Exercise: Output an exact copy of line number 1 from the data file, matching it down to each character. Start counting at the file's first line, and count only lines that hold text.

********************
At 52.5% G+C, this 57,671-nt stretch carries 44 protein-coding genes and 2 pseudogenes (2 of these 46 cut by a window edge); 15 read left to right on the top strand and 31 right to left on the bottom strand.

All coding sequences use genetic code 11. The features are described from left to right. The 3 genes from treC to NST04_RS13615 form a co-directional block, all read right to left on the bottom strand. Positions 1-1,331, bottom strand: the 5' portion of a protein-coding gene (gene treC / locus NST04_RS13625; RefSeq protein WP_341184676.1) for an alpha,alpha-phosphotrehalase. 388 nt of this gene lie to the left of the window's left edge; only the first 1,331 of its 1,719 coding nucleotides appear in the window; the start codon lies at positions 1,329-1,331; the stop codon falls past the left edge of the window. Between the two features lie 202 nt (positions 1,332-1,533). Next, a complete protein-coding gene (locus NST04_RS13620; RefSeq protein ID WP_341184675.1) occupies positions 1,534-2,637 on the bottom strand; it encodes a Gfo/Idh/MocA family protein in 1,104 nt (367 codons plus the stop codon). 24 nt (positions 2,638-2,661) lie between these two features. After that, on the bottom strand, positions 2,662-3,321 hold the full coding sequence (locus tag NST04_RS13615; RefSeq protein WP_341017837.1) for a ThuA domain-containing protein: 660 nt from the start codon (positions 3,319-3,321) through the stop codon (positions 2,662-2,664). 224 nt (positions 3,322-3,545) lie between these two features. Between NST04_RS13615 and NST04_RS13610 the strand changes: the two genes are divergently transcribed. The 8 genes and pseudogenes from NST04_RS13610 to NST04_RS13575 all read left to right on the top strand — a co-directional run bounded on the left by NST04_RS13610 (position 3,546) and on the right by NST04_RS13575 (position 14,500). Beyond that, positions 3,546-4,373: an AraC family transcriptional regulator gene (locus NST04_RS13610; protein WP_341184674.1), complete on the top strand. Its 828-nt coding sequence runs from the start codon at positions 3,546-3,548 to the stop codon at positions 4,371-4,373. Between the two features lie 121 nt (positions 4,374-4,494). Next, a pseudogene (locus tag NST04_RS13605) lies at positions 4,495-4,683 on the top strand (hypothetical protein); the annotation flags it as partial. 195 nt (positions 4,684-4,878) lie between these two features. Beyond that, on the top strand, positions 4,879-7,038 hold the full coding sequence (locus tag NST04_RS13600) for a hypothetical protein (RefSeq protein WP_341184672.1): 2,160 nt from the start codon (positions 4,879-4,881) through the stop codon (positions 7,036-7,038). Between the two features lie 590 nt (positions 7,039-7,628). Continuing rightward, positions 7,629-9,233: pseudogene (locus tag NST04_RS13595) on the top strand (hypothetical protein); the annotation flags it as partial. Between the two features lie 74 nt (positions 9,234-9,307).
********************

At 52.5% G+C, this 57,671-nt stretch carries 44 protein-coding genes and 2 pseudogenes (2 of these 46 cut by a window edge); 15 read left to right on the top strand and 31 right to left on the bottom strand.